By Carl Begai
The first four seconds into the new album, Headbanger’s Symphony, are enough to slam dunk the 11-track opus into the Accept catalogue. Never mind that opening track “Scherzo” is an adaptation of Beethoven’s “Symphony No. 9” featuring a tip of the hat to the band’s “Teutonic Terror”; the record has guitarist Wolf Hoffmann written all over it, featuring popular classical music pieces adapted for the metal crowd. The results are quite often stunning if you’re open to instrumental metal without the loopy Steve Vai craziness. For those Accept and/or Hoffmann fans that think this is something new for the legendary axe-master, however, not so…
“I made a classical album 20 years ago (Classical) and I’ve always been the guy doing that sort of thing in Accept songs, so it wasn’t totally unexpected,” says Hoffmann. “At the same time, it took forever to get this album finished so I’m super excited that it’s finally here.”
The delay in getting Headbanger’s Symphony was due to the fact Accept has always been Hoffmann’s top priority, particularly since their 2010 comeback album, Blood Of The Nations, pretty much blew the roof off the metal scene for being one of the strongest records released that year
“The majority of the album started before Accept got back together,” Hoffmann reveals, “so it was at a stage where it was almost ready but the recordings weren’t finalized. The tracks were written and the project was in my head, it was all demo-ed and good to go, and then Accept started back up. So whenever there was a couple weeks free, like over Christmas, or things slowed down I went at it again. And again and again (laughs).”
The pitfall of creating any form of art in fits and starts, as was the case with Headbanger’s Symphony, is the potential of losing inspiration as time passes. Sometimes the flame dies out entirely and what could have been a brilliant project gets shelved indefinitely. Hoffmann can relate to the predicament.
“I’m the kind of guy that when I get into something I do it all out, and then I have to force myself to go back to it if I stop for a while. It’s easy to get caught up in the excitement and be in it every day, but once you stop and move on to something else it’s out of sight, out of mind. It’s really not that easy to go back and say ‘Oh yeah, there’s this other thing I really need to do.’ I wish it didn’t need to be that way, I wish I could just keep going. If I ever do another album like this I’ll certainly set a couple months aside and do things front to back and be done with it. It would be a lot more fun and certainly a lot more efficient. Those kinds of albums where things just drag on and on over years and years, those are the hardest things to keep focused on. I speak from experience. If something drags on it just gets harder and harder to get anything good out of it.”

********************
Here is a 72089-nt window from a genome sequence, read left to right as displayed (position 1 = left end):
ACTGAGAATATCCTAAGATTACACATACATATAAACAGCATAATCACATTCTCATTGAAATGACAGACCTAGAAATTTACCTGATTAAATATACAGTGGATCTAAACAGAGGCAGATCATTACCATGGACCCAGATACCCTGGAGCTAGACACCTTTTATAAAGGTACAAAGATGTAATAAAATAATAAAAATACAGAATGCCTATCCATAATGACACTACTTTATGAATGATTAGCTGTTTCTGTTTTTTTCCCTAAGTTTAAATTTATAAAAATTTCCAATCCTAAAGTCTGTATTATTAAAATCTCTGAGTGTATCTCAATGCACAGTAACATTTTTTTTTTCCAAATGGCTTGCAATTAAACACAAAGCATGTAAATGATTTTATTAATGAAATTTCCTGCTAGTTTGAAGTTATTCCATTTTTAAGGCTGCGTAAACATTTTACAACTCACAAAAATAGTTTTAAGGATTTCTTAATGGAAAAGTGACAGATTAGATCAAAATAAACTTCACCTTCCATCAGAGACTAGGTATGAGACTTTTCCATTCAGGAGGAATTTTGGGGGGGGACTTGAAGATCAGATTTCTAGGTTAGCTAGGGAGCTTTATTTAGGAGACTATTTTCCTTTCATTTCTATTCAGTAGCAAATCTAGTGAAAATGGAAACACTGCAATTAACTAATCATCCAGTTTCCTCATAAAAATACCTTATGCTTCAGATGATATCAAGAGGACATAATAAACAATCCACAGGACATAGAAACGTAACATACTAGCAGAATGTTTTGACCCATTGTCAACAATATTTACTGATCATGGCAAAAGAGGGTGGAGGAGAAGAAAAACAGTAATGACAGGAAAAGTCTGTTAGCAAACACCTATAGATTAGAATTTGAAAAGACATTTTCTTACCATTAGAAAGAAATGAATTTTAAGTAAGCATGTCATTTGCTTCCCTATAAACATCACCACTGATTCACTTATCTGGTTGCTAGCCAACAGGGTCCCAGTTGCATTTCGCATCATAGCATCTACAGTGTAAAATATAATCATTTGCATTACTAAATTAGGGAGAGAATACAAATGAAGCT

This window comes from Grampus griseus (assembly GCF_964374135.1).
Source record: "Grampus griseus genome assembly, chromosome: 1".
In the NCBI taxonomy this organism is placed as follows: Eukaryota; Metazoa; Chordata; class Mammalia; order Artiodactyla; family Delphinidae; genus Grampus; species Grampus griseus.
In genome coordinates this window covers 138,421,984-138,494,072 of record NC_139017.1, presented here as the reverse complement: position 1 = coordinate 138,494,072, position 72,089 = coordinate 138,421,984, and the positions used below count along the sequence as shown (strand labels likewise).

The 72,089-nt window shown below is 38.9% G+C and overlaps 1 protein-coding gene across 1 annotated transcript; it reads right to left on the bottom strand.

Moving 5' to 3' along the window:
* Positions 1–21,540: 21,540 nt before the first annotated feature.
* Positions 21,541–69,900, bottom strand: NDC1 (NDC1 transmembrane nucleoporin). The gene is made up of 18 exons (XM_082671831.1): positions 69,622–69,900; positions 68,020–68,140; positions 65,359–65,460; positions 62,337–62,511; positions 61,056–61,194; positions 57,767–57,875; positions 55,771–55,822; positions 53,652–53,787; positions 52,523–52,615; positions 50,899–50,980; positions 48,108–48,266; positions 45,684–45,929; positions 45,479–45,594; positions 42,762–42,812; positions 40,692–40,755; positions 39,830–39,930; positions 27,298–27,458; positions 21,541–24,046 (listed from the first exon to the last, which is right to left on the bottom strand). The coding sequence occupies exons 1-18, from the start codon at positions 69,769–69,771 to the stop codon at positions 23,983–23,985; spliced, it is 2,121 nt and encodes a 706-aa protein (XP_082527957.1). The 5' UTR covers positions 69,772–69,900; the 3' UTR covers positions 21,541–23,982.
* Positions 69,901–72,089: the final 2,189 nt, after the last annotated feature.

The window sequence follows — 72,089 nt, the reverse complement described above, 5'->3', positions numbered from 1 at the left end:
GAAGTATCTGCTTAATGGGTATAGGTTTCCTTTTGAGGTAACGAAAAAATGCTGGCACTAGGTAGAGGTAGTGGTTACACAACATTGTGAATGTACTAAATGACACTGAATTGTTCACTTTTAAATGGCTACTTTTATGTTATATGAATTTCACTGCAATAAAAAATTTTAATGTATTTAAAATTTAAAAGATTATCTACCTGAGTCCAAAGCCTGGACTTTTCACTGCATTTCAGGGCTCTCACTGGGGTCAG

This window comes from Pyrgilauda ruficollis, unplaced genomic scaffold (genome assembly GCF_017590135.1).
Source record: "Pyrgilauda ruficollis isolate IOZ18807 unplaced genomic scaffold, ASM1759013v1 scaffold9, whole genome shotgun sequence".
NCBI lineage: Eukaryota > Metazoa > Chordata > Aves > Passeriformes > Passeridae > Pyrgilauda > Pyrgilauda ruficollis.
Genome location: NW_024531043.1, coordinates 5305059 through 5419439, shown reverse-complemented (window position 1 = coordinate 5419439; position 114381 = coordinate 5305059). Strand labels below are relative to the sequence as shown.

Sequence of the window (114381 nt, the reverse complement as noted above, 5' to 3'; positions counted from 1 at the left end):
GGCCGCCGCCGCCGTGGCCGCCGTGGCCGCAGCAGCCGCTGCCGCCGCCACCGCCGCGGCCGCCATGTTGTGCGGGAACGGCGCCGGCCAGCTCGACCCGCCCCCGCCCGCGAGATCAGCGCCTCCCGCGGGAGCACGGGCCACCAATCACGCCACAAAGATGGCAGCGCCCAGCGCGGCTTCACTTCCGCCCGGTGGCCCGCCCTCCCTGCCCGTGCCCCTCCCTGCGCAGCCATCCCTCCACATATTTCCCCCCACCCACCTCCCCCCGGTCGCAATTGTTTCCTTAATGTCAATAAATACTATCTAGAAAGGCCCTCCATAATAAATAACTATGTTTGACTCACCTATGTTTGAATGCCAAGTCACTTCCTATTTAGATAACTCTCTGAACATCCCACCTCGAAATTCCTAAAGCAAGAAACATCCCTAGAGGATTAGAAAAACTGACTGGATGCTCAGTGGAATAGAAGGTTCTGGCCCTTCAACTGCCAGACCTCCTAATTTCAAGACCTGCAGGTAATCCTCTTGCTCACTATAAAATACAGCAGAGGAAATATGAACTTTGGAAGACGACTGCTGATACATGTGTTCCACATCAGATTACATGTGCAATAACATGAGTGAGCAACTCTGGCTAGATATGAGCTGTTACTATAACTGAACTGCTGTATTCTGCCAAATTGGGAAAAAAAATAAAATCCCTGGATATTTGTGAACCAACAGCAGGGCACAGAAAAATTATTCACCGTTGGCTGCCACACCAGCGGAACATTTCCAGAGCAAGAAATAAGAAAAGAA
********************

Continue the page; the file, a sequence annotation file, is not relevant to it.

Asked if he ended up with the same album of material he’d planned on at the beginning, Hoffmann admits the material actually got better over time.
“It turned out better than I ever could have hoped for. It was a slow build. I started in my studio using a library of cheap string samples that sounded okay; it reminded me of an orchestra, but never in my wildest dreams did I think I’d have the material performed by a full blown orchestra. I was hoping it would sound awesome but I never inagined it would happen. We eventually replaced that first set of cheapo strings with better sounding samples (Vienna Symphonic Library), then recorded live drums for the album. After I heard that I went back and re-did most of my guitars. One of the last things we did was find an orchestra in the Czech Republic (Czech National Symphony Orchestra) that was semi-affordable and well trained in doing this kind of work, and we recorded 40 musicians playing the album front to back in a studio.”
In the end Headbanger’s Symphony is an organic album even though it started out as a digital production.
“It is indeed. It’s actually real people making music (laughs), but we haven’t played the music together… yet. The album was spread out over years and different continents but to me it sounds like we all played on it together. I wish I could have recorded everything together. If I ever do this again that’s exactly what I will do; find the right players to record as much as possible together in a big studio. There’s something to be said for the old way of doing things.”
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